Our latest exhibit “Those Endangered and Those Saved” will be open for viewing from 1:30PM–4:30PM. Refreshments will be served on the front lawn.
Admission is $5.00/adult; free for children and MHS members
After being closed for the past year, the Mansfield Historical Society Museum will re-open on Sunday, June 27, with an opening reception 1:30 – 4:30 p.m. Since last October, the Historical Society has been running a series called “Lost Mansfield” on Facebook that features historic buildings in Mansfield that have been lost. The new exhibit, Those Endangered and Those Saved, focuses on historic preservation. It features photographs of historic buildings in town that are in danger of being lost, such as the deteriorating buildings at the former Mansfield Training School and at Spring Manor Farm. Kathryn Myers, Professor of Painting at the University of Connecticut, has brought her artistic eye to the documentation of these decaying buildings. Her photographs are the centerpiece of the new exhibition. For many years she has been photographing old buildings in Connecticut and other locations for her photographic series Revival, Survival and Ruin.
The exhibit also features examples of once endangered buildings that have been saved, either through restoration or repurposing. Two good examples of successful restoration projects are the Ash house, an 18th century dwelling that originally sat next to Mansfield Supply, and the Claude McDaniels house on Wormwood Hill. Both were restored by Gregory Cichowski. There are also several examples of old public buildings that were successfully repurposed. The Audrey Beck Municipal Center, the Mansfield Public Library and Lenard Hall, the new home for the Community School of the Arts, are all repurposed school buildings.
The two town-owned buildings that the Mansfield Historical Society currently occupies also fall into the endangered category. A section of the exhibit examines the history of the Old Town Hall and the former Town Office Building and some of the condition issues that they face. The Historical Society is currently partnering with the Town in applying for a Historic Restoration Fund Grant from the State Historic Preservation Office.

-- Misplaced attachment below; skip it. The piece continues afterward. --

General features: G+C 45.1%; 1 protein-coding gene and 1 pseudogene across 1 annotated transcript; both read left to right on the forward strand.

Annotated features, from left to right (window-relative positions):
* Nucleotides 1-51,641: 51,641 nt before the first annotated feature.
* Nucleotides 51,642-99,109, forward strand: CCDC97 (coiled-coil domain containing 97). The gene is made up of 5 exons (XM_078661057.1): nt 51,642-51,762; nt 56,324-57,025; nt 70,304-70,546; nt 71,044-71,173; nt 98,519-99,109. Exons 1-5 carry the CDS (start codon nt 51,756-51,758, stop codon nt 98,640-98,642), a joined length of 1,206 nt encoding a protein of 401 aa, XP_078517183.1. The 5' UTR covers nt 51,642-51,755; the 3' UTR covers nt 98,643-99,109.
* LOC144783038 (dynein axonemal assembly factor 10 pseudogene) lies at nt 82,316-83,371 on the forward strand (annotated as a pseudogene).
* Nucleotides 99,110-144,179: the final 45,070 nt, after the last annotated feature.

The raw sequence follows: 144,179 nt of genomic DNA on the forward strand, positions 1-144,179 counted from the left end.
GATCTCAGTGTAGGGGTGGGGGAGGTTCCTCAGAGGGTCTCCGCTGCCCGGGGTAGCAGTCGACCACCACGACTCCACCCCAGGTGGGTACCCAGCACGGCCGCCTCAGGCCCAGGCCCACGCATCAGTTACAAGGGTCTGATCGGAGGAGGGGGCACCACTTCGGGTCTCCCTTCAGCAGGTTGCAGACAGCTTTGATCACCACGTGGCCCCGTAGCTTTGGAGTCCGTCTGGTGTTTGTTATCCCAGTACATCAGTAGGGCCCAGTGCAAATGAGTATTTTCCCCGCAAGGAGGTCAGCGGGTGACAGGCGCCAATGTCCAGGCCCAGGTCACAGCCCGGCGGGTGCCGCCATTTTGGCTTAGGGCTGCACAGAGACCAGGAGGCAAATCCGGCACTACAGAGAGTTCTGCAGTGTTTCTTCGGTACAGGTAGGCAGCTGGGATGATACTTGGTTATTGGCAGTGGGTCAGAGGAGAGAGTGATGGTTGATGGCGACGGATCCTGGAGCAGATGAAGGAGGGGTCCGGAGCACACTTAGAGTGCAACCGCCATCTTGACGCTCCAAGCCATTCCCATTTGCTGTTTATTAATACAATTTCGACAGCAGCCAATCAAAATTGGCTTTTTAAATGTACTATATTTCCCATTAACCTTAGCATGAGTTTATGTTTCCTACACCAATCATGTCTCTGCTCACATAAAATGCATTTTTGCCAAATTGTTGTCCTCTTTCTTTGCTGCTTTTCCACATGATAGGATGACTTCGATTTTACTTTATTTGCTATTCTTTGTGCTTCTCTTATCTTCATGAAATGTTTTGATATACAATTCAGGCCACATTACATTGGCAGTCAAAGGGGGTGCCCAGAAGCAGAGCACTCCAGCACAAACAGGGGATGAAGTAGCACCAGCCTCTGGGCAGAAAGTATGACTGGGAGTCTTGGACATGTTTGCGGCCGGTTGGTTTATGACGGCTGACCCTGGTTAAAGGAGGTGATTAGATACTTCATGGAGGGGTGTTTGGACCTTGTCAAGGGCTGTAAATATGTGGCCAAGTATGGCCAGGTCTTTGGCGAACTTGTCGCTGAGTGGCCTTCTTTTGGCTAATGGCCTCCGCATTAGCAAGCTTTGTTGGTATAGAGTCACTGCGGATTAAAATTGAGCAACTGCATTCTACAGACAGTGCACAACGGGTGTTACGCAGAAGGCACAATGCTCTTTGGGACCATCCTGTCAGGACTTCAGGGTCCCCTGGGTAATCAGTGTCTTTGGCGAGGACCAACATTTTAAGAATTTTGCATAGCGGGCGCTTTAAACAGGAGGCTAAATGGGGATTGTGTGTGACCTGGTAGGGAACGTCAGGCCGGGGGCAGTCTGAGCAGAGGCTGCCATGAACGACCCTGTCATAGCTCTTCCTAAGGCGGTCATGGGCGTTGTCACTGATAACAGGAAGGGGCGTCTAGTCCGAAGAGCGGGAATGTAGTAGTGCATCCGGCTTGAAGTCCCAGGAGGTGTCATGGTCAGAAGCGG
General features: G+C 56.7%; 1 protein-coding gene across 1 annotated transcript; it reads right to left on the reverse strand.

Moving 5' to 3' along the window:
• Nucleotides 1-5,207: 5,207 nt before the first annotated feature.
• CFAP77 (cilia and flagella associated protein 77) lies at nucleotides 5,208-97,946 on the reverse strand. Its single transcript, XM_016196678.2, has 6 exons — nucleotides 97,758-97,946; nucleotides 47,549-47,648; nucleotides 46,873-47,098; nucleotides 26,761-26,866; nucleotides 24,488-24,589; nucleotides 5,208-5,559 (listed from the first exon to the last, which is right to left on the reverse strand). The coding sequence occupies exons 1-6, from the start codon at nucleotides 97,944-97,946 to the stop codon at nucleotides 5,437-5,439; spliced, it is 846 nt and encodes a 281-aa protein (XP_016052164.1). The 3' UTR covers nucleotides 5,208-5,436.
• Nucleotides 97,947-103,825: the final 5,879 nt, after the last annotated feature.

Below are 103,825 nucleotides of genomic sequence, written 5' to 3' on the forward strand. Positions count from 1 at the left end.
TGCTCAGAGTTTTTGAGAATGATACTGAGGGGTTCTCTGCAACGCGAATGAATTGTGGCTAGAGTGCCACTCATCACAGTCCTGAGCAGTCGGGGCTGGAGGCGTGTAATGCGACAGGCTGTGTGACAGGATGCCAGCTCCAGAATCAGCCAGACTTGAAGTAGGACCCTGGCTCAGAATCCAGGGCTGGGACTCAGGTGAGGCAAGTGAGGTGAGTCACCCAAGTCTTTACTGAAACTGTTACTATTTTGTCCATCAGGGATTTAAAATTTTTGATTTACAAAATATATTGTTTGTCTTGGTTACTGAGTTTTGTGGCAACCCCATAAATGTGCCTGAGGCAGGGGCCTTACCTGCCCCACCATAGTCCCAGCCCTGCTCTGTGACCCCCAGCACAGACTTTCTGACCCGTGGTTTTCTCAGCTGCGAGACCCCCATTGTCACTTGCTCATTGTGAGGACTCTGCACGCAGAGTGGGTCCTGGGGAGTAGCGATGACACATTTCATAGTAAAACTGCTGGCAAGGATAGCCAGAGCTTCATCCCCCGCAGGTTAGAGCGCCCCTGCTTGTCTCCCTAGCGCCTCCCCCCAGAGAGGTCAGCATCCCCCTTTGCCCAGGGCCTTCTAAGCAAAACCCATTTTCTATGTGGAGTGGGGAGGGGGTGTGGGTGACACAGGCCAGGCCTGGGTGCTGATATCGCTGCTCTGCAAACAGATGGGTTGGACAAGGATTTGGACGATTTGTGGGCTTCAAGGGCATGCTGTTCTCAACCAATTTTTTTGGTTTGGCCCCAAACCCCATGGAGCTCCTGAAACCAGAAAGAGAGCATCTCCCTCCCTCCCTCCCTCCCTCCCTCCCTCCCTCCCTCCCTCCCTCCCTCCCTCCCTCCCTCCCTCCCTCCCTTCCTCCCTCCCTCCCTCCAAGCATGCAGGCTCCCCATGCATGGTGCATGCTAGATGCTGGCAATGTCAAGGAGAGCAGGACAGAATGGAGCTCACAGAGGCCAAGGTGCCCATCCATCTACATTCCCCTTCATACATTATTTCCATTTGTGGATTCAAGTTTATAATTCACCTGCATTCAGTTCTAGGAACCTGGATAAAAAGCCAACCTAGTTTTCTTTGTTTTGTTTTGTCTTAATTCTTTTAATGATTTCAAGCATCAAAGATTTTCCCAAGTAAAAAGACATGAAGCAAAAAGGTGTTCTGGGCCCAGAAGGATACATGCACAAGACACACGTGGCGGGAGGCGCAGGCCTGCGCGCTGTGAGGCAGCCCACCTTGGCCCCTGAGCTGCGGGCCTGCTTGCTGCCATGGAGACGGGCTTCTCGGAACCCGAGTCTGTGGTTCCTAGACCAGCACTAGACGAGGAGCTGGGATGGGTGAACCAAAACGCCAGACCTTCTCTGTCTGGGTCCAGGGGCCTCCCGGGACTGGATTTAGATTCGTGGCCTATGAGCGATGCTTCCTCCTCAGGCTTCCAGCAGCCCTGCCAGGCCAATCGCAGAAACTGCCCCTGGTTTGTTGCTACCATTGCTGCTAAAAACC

Following the opening, the Mansfield Historical Society Museum will be open every Saturday and Sunday, 1:30 – 4:30 p.m. through the end of September. Masks and social distancing are required. The museum is located at 954 Storrs Road (Route 195), across from the First Baptist Church.
The safety of our volunteers and guests is our top priority. We will be following all the current COVID guidelines. The number of visitors in the building at one time will be limited, the wearing of face masks indoors will be required, and social distancing will be observed. Hand sanitizing stations will also be provided. All food for the reception will be pre-packaged in individual servings. We hope you will join us for a fun and safe event!
As our museum opening approaches, we are again seeking volunteers to host at the museum during the summer. Please consider volunteering and help us extend hospitality to our visitors. We need at least one person each day, with two welcome. Instructions will be provided.
Sign-up as a summer Host/Hostess by entering your name and contact info into into one on the available slots. Membership chair, Pam Roberts, will monitor that master list and fill spots as needed by phone and email. Alternatively, you may call Pam at (860) 428-2406 or email email@example.com to indicate a date when you would like to host.
Our June 27TH reception is also accepting donations for the purchase of individually sealed snacks that will be served. Please use the button below to make a donation. Simply choose “Event Refreshments” for your donation to be applied accordingly.
Our old store exhibit space is now being transformed into a real museum shop. We are also seeking volunteers to help us craft some merchandise to sell. If you can help, please contact Pam Roberts or Ann Galonska (museum 860-429-6575; firstname.lastname@example.org.) Thank you!